# indefinite integral

#### paulmdrdo

##### Active member
how would i go about solving this

$\displaystyle\int\frac{\arctan x}{1+x^2}dx$?

i tried substitution but i didn't work.

Last edited:

#### HallsofIvy

##### Well-known member
MHB Math Helper
That's very strange. Did you try the obvious substitution $$u= tan^{-1}(x)$$. What is the derivative of $$tan^{1}(x)$$?

(And do you understand that $$tan^{-1}(x)$$ here is the arctangent, NOT the $$\frac{1}{tan(x)}$$?!)

#### paulmdrdo

##### Active member
yes, i know that. but how do i use substitution here?

#### Ackbach

##### Indicium Physicus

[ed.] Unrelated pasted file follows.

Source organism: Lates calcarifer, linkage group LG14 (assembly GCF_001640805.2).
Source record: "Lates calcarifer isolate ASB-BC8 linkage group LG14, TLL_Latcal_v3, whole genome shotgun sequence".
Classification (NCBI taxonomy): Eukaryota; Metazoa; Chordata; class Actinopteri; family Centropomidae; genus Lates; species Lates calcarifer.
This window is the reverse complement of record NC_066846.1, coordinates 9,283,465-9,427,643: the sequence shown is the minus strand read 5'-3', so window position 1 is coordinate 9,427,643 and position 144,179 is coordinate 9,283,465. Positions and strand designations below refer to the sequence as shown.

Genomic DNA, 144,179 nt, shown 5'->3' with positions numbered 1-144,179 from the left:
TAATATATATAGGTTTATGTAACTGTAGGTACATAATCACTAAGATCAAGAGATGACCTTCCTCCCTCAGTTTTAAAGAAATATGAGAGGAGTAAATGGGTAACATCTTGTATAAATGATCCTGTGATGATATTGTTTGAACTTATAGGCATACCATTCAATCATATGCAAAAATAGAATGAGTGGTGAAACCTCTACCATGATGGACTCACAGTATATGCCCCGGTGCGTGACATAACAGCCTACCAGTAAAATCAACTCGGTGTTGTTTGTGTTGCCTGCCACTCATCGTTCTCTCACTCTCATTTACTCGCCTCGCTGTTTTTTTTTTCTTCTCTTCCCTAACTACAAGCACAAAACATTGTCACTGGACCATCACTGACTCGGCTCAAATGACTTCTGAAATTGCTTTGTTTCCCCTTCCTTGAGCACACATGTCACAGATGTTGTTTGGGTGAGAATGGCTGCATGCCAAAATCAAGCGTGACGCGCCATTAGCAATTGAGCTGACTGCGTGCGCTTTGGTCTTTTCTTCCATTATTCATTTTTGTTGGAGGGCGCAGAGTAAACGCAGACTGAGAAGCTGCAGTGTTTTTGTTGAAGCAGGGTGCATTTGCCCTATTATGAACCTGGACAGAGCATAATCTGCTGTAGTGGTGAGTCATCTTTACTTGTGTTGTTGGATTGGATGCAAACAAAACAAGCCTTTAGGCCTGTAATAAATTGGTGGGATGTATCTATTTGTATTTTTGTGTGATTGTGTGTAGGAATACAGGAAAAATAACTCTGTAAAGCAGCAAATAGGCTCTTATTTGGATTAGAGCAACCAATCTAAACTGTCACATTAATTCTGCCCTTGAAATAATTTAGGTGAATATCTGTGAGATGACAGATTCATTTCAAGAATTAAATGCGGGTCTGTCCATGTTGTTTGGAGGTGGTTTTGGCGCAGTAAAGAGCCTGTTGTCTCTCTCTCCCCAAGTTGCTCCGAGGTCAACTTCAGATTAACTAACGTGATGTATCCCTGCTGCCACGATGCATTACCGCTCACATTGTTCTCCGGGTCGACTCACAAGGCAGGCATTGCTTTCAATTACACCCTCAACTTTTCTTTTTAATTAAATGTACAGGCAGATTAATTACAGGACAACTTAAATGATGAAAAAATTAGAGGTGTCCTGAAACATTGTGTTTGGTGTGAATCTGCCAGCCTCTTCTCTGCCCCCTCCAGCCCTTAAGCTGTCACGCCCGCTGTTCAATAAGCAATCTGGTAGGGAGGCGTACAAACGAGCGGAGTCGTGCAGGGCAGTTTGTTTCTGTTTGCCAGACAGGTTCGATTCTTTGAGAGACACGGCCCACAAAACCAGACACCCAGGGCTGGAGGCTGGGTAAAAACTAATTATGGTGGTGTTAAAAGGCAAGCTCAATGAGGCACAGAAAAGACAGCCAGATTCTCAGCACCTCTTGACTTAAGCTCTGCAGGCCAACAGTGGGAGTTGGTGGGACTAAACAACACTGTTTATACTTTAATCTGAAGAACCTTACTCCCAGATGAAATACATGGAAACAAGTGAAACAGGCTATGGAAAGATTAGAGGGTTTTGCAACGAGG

Staff member
Following HoI's suggestion, we get that $u=\tan^{-1}(x)$, and
$$du= \frac{1}{1+x^{2}} \, dx,$$
and the integral becomes
$$\int u \, du.$$
Can you continue?

#### paulmdrdo

##### Active member
this is my answer,

$\displaystyle\frac{1}{2}(\tan^{-1}x)^2+C$

Last edited:

#### Plato

##### Well-known member
MHB Math Helper
this is my answer,

$\displaystyle\frac{1}{2}(Tan^{-1})^2+C$
That is the correct idea, but awful notation: $\displaystyle\frac{1}{2}(\arctan^{2}(x))+C$

#### topsquark

##### Well-known member
MHB Math Helper
That is the correct idea, but awful notation: $\displaystyle\frac{1}{2}(\arctan^{2}(x))+C$
I find that "atn(x)" works quite well also.

-Dan